Choosing Hardwood Flooring
by Guest Post on Apr 28, 2012
Hardwood is Beautiful!
Hardwood flooring is one of the most elegant floor coverings for your home. It enhances the warmth of any home and complements the decor of any room. The timeless beauty of hardwood is as unique as it is lovely. Like a fine piece of furniture, wood flooring increases the value of your home and becomes more beautiful with time. In a national survey, 90 percent of real estate agents said that homes with wood flooring sell faster and for more money than comparable homes without hardwood.
Hardwood Is Healthy!
Leading allergists agree that wood floors are the perfect choice for a healthy home. Unlike carpet and other flooring options that can trap dust particles (and more) hardwood can be maintained and will not hold nearly as much dust and allergy-causing problems. A very common use for hardwood is to replace bedrooms and living areas where people that live in the home have allergies.
Hardwood Is Diverse!
Wood floors come in three basic styles:
- Strip: usually 1-1/2", 2-1/4"(most common), or 3-1/4" widths - Usually ²" thick and random lengths
- Plank: usually 3", 4', or 6" widths - Usually ²" thick and random lengths
- Parquet: Series of pieces of wood that create a geometric design - Usually 12x12 squares. Most of the floors are tongue and grooved on the sides and end, but in some cases, plank floors may not have end matching. This is something you should know before ordering flooring. Wood flooring comes in many different species, both domestic and imported. The species represent different trees that are found in different parts of the country or the world. One key thing to remember here is that red oak found in Tennessee will not necessarily look the same as red oak grown in Kentucky. Wood that is grown on one side of the hill will have different coloration and other differences from the same tree that is grown on the other side of the hill. The reason that this difference is important is that people need to remember that when you are trying to "match" a wood flooring from one area of your house to another - sometimes it is just not possible to have a perfect match. Staining a floor will help blend floors, but floors with a natural finish will more likely show differences.
Basic Wood Flooring Species
The most common domestic wood species are:
Some of the basic differences are Price, Color, Grain Pattern, and Availability.
- American Cherry
- Red Oak
- White Oak
- Ash The most common imported species are:
- Brazilian Cherry
Basic Installation Knowledge
Solid hardwood flooring performs the best over a plywood subfloor, on conventional wood joist construction over a basement or crawlspace. Remember that hardwood is installed with gaps at the edges of the room to allow for future expansion and contraction.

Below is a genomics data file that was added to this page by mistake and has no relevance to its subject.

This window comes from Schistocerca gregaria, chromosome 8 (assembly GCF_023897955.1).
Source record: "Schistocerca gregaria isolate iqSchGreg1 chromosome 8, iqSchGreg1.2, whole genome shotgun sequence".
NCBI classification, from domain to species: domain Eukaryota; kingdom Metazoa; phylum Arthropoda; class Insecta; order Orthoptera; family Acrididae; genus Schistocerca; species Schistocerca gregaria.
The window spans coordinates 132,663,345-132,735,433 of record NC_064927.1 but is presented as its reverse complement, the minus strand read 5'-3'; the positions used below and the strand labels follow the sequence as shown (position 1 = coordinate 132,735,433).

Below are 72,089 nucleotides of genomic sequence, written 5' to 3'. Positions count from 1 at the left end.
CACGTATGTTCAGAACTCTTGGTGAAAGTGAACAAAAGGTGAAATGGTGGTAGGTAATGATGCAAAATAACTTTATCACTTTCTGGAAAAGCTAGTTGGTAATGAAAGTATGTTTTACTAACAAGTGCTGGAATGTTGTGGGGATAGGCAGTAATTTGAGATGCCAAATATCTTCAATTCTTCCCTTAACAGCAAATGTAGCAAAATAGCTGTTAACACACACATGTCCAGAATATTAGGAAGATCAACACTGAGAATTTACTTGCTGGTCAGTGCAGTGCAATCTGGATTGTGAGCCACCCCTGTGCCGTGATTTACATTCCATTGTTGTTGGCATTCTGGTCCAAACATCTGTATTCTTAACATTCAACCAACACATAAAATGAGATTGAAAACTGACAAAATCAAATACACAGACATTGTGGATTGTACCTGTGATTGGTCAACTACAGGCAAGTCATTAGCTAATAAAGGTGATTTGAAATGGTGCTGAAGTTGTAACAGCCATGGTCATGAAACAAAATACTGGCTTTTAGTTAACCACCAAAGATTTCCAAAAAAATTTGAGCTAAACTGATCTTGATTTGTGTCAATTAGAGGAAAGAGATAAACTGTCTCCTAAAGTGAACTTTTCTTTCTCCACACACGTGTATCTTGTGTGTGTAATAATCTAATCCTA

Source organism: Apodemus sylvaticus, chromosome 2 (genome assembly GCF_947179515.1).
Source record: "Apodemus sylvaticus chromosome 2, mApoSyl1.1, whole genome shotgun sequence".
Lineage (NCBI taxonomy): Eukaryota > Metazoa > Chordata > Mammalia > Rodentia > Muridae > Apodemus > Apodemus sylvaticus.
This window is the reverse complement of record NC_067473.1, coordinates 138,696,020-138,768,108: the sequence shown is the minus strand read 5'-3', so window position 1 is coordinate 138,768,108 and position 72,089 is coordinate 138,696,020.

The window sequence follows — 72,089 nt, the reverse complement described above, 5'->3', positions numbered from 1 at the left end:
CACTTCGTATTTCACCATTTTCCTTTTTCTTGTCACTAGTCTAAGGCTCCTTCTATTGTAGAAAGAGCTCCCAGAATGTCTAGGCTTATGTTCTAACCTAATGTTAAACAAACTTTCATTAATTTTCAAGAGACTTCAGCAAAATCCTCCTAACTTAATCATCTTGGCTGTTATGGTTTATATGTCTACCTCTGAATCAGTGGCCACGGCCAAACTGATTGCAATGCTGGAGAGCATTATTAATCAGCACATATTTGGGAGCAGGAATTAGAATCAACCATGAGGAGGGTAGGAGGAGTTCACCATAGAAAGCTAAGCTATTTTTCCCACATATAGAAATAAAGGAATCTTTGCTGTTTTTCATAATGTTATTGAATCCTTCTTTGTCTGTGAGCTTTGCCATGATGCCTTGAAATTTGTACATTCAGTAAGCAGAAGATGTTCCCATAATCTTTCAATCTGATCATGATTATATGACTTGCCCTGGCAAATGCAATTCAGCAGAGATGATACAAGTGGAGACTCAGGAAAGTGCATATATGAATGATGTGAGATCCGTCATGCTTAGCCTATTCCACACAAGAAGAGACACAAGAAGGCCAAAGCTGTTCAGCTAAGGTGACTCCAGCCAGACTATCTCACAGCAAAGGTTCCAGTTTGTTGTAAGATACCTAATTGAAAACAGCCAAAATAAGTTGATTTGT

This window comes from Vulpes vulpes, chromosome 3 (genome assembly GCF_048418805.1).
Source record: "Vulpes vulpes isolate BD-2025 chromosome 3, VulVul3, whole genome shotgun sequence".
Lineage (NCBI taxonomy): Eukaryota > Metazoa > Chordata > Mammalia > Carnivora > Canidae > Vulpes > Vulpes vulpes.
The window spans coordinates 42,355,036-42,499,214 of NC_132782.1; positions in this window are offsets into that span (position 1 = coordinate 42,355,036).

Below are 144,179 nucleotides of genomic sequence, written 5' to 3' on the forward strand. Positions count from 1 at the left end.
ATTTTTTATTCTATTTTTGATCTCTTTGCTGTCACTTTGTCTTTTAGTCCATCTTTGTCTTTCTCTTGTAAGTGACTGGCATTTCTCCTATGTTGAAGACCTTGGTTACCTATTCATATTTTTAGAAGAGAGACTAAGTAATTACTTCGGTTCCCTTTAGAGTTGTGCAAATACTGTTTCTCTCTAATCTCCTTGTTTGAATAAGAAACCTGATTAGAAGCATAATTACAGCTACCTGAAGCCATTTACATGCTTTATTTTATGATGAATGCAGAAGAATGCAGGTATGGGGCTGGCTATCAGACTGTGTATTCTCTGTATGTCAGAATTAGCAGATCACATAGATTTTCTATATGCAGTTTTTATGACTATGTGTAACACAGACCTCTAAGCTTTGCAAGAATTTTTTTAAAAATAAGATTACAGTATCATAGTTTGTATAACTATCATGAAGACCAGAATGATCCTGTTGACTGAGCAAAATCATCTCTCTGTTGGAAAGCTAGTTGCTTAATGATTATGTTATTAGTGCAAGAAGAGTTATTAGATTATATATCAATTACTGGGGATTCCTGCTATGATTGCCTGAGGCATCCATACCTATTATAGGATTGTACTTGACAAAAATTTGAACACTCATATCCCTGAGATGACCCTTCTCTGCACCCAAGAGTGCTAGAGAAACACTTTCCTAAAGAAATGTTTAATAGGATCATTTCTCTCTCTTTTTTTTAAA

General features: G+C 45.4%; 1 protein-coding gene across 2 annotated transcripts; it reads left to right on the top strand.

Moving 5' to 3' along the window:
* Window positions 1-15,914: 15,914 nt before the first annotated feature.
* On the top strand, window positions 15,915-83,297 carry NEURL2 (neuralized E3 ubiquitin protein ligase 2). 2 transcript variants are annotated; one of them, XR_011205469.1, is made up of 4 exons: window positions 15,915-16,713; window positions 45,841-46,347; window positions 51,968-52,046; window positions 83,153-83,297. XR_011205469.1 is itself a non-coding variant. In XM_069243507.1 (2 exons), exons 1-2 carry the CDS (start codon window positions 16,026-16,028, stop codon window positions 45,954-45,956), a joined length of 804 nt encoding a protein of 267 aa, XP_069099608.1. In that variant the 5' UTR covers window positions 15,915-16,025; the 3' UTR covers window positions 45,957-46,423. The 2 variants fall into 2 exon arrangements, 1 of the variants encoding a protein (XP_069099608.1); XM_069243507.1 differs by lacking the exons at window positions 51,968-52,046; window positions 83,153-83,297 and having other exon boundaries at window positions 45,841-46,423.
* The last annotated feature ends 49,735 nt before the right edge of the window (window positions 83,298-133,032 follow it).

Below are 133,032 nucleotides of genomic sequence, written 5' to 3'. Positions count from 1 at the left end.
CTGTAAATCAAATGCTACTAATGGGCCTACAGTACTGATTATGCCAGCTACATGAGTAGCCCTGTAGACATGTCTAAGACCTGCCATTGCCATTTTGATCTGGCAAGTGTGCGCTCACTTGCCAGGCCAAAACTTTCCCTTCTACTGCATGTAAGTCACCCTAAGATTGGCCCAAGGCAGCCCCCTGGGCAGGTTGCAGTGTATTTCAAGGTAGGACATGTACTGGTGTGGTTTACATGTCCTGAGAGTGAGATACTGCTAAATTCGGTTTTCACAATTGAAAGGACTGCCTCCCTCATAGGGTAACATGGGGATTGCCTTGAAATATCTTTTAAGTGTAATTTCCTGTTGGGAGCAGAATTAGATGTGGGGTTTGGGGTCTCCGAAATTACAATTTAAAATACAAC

Proper acclimation is a must regardless of species or type of wood flooring. All flooring should be delivered to the area of the house intended to be installed at least 3-5 days before installation. Sometimes people deliver the wood and put it in the garage because that is more convenient than having the wood sit in the house for a week - but that is a huge mistake. Make sure that you acclimate your wood in the areas it will be installed in!
Hardwood floors can be installed and sanded by homeowners if they have been properly taught how to use and operate rental sanding equipment. However, because of the many variables that occur, and the skill required to operate nailing and sanding equipment efficiently, it is recommended that you hire a professional Hardwood Flooring Contractor.
Hardwood will expand and contract in the future and that will show gaps in the wood between the boards which is 100% normal and is expected. Lighter-colored floors will show these gaps far more than medium to dark floors.
You can stain hardwood any color and many East Coast homes have really deep rich colors while the West Coast typically has no stain applied and just puts the coats of finish on the floor. A floor finished without any stain is typically called a natural finish.
The two most common applications of wood finishes include the water-based finish and the solvent-based finish. The solvent-based finish is used in many areas and has a very toxic smell. Do not attempt to go into a house following the application of this kind of finish. Also if you have a solvent-based finish you can not have pets, plants, aquariums, or any other oxygen-based life forms in the house during finishing. A water-base still smells - but it won't kill you. It is less pervasive than solvent and would be considered more earth-friendly.
There are some differences between the finishes color-wise, but both will wear very well.
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